By Ann Robinson and Annie Vernon
Last week we began a discussion about a great mid-winter pick-me-up for your home: paint. It’s a great do-it-yourself home improvement project that doesn’t require nice weather or prolonged upheaval to your home. And a fresh coat of paint can provide an immediate update to any room in the house.
Last week we talked about choosing the right color. You will also need to decide which type of paint to use. There are two basic types: oil base and acrylic or latex. Latex is water soluble and cleans up easily with soap and water, which makes it a strong favorite with both amateur and professional painters.
Oil-based paints were traditionally stronger and longer lasting, but improvements in latex formulas have made them more comparable. The addition of high-tech chemicals has made today’s paints more durable and elastic, which reduces tendencies to crack and peel. Cost is a good indicator of quality in this case.
A new coat of paint will update any room, but choosing the right type of paint is key. In this kitchen the homeowners chose a bright medium gloss color for the walls and high gloss accent paint for the cabinets.
Water-based paints emit chemical vapors, and oil-based paint is infamous for its irritating odor. Many people are concerned with the odors of paint, and some are even allergic to them. Called volatile organic compounds or VOC, these odors can contribute to air pollution both inside and outside a home. Be sure to open a window, even in a winter painting project.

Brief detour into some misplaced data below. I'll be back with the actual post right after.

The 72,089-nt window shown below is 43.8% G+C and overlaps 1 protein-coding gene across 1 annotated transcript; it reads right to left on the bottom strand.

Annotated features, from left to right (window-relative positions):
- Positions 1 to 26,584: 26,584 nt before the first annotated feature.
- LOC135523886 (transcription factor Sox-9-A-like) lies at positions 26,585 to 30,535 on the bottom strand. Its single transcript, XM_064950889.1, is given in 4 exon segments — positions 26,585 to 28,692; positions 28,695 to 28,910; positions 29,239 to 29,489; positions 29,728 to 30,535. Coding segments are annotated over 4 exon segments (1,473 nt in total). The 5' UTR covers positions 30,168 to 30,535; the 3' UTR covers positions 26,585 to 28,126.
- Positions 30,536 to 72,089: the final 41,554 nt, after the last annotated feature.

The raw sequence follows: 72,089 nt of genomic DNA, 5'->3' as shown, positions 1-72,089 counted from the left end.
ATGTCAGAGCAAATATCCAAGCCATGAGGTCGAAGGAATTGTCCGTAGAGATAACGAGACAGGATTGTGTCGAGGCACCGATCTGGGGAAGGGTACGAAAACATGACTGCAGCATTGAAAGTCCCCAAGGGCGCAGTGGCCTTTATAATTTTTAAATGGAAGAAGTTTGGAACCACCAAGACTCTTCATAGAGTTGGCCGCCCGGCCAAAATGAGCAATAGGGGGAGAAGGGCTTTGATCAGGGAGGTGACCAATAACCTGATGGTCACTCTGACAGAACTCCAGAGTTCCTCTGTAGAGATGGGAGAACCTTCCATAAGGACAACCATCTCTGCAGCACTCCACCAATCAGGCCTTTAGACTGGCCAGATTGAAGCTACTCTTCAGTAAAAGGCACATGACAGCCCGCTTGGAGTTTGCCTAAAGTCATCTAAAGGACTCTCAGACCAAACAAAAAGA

Paints with low or zero VOC are available, though they may be less long-lasting and have a higher price. Another alternative is paint made from natural materials such as plant oils, resins, natural minerals, and even milk. Recycled paint is also an option. This will not be free from fumes, but it may be cheaper than new with equal quality.
Another thing to consider is luster. Luster refers to the sheen or gloss of the paint. Going from least to most shine, the terms are flat, matte, eggshell, stain, semigloss, and high gloss. Wherever there is water and humidity — bathrooms, kitchens, laundries — a higher gloss level is recommended. It has a less porous surface and provides better protection against moisture. Medium glosses fare better than low glosses when it comes to scrubbing, so they should be considered in high maintenance areas such as stairwells and children’s rooms. Be careful of extremes. High gloss is not appropriate on walls, and flat or matte is generally used just for ceilings.
Preparation of the surface is critical to doing a quality job. Using a paint primer will make the paint adhere better, look better, and last longer. Primers contain specialized ingredients that paints don’t have. The right primer can fill in cracks, hide stains, prevent rust, and mask odors. Primer is also helpful if you are covering a darker color with a lighter color.
Finally, you need to determine the amount of paint to use. For each wall, multiply the length of the wall by the height and add all the areas together. Then multiply that number by the number of coats you are planning to apply. You don’t need to subtract doors and windows unless you have a lot of them. Each can of paint will specify the square footage it should cover. It is wise to buy a bit more than you will need.
With a little patience and practice, you can give your home a quick update to brighten up the coldest winter day. As always, we welcome your home architect design questions at firstname.lastname@example.org.